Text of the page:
Jan. 4, 2022 — A major rain and windstorm swept through the Florence area on Sunday, causing crews from Florence Public Works to respond to numerous incidents throughout the night and continuing into the beginning of the first week of the year.
Assistant City Manager Megan Messmer reported that public works crews have been working diligently to clear areas blocked by trees downed in the storm.
“We had crews out all night (Sunday) night, starting at about 10 p.m. with the first calls for downed trees. A number of trees were triaged last night and early this morning. During the night, crews were able to work with both Central Lincoln PUD and the other communications utilities to address downed trees safely. In many areas they were able to relieve pressure from lines and move downed trees out of the major roadways,” Messmer said.
Public Works Director Mike Miller visited impacted areas of town during and after the storm front swept through Florence and coordinated the overall cleanup.
“They were also out pushing/pulling trees out of the road to keep traffic flowing,” Messmer said. “You may have seen this evidence with fallen trees piled up on the sides of roadways, in parking lots or on side streets and coned off. (Monday) morning, crews focused on cleanup of the downed trees. This includes chipping the limbs they can and hauling the larger sections away. Our power broom is also out sweeping debris.”
The downed trees caused a two-hour delay on Monday for both the Mapleton and Siuslaw school districts. Siuslaw ultimately canceled school for the day, citing “multiple road closures and power outages.”
Central Lincoln PUD is directly responsible for repairing and maintaining electrical power lines in this part of the region.
CLPUD Public Information Officer Chris Chandler provided an update on the status of repairs after the storm and said the severity of the weather required a team effort to fully respond to the damage inflicted and that repairs are ongoing.
“We are very pleased that five utilities have responded to our call for mutual aid under the Western Regional Mutual Assistance Group (WRMAG), of which we have been a member for years. Blatchly-Lane Co-op, Columbia River and Tillamook PUDs, Salem Electric Co-op, and Douglas Co-op have all sent crews that will be helping us out Tuesday morning,” she said. “We were able to help Salem’s Co-op last year during the terrible snow/ice storm they experienced, and Douglas Co-op some years ago after a fearsome snowstorm flattened some of its poles and lines near our infrastructure in Reedsport.”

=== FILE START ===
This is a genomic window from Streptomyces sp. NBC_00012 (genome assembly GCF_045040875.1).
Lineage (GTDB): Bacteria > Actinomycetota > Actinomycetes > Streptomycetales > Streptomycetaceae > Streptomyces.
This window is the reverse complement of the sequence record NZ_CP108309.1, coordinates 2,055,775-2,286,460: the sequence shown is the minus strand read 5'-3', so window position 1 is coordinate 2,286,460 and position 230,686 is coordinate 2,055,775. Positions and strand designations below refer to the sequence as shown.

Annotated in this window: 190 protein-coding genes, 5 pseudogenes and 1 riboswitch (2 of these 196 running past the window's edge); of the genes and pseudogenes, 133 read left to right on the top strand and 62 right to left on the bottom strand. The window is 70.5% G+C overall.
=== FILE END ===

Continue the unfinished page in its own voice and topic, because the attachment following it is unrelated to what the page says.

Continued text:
Chandler said the storm showed a peak wind gust of 89 mph on one speed sensor and a 96 mph reading at another at approximately 3:45 a.m. Monday.
According to CLPUD outage map on clpud.org, as of Tuesday morning, there were still 55 outages in Lane County. The largest remaining outage had 65 customers, and a total of approximately 850 customers remained without power.
At 10 p.m. Monday, CLPUD posted, “Our crews have gone home to get some rest — many had been working since 9 p.m. last night. They will be back at it at 6 a.m. Tuesday morning. If your power is not on at this time, as we have said today previously, the earliest it will be restored may be tomorrow, and perhaps later. We hate outages, and we know our customers do, too.”
According to CLPUD, “This storm was one of the worst we’ve experienced in many years. Early this morning, we had 10,000 of our 41,000 customers without power! We are now down to 1,877 without power.”
Outages in Florence persisted in Mitchell Loop, Siltcoos Station, Mercer Lake Road, the Woahink/Collins Loop area, Erhart Road, Southview and Collard.
“We thank all of you for your understanding at this time, and your patience. We will handle the remaining outages as safely and quickly as we possibly can,” CLPUD added.
One of the most heavily damaged locations was at Old Town Park in Historic Old Town, where tree limbs fell on benches and walkways.
“For Old Town Park specifically, large limbs came down and at least one tree will need to be removed. Debris is in power lines and we need to wait to have power cleared before crews can work on the debris. We also have trees down in other parks,” Messmer said.
In addition to addressing storm damage, Public Works crews also made sure the Florence water and wastewater plants are operational.
“Having power flickering on and off causes issues at the plants and at the sewer pump stations,” Messmer said. “The city’s 31st Street pump stations did lose power (both water and sewer); however, there is an emergency generator power at the water pump station there and crews were able to take portable generators out to the sewer pump station.
Another aspect of the storm is the impact it had on the unhoused. The Florence Emergency Cold Weather Shelter normally operates only when the temperature approaches freezing, but an exception was made due to the storm and the shelter will remain open until Wednesday morning.
Accuweather have also predicted a new front is entering the Pacific Northwest, which will affect weather patterns in this area later in the week.
"An additional wave of moisture is set to push into the Pacific Northwest as soon as Tuesday evening, which will usher in yet another round of steadier precipitation into the area," AccuWeather Meteorologist Mary Gilbert said.